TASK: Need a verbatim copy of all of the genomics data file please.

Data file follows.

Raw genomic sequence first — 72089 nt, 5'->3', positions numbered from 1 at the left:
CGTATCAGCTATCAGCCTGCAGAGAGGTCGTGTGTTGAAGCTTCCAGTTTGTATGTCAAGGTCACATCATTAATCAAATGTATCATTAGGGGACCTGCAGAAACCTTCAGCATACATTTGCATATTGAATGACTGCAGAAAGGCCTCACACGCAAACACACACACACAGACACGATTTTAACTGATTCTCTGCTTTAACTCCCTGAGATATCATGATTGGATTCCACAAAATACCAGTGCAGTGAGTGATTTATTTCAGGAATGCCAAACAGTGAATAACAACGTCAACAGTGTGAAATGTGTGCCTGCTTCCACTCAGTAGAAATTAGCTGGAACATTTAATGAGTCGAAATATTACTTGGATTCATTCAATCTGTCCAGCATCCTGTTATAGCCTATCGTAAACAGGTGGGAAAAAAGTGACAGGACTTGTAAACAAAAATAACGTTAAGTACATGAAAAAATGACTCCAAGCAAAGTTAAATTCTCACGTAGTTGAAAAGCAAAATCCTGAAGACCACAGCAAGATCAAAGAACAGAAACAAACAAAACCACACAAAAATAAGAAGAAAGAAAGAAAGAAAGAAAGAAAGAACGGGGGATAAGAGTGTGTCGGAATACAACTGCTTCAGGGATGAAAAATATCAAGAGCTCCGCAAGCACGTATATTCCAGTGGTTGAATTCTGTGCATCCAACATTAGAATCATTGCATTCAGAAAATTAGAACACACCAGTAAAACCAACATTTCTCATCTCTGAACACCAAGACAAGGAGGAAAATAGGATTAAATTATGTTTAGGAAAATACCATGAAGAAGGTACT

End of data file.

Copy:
Raw genomic sequence first — 72089 nt, 5'->3', positions numbered from 1 at the left:
CGTATCAGCTATCAGCCTGCAGAGAGGTCGTGTGTTGAAGCTTCCAGTTTGTATGTCAAGGTCACATCATTAATCAAATGTATCATTAGGGGACCTGCAGAAACCTTCAGCATACATTTGCATATTGAATGACTGCAGAAAGGCCTCACACGCAAACACACACACACAGACACGATTTTAACTGATTCTCTGCTTTAACTCCCTGAGATATCATGATTGGATTCCACAAAATACCAGTGCAGTGAGTGATTTATTTCAGGAATGCCAAACAGTGAATAACAACGTCAACAGTGTGAAATGTGTGCCTGCTTCCACTCAGTAGAAATTAGCTGGAACATTTAATGAGTCGAAATATTACTTGGATTCATTCAATCTGTCCAGCATCCTGTTATAGCCTATCGTAAACAGGTGGGAAAAAAGTGACAGGACTTGTAAACAAAAATAACGTTAAGTACATGAAAAAATGACTCCAAGCAAAGTTAAATTCTCACGTAGTTGAAAAGCAAAATCCTGAAGACCACAGCAAGATCAAAGAACAGAAACAAACAAAACCACACAAAAATAAGAAGAAAGAAAGAAAGAAAGAAAGAAAGAACGGGGGATAAGAGTGTGTCGGAATACAACTGCTTCAGGGATGAAAAATATCAAGAGCTCCGCAAGCACGTATATTCCAGTGGTTGAATTCTGTGCATCCAACATTAGAATCATTGCATTCAGAAAATTAGAACACACCAGTAAAACCAACATTTCTCATCTCTGAACACCAAGACAAGGAGGAAAATAGGATTAAATTATGTTTAGGAAAATACCATGAAGAAGGTACT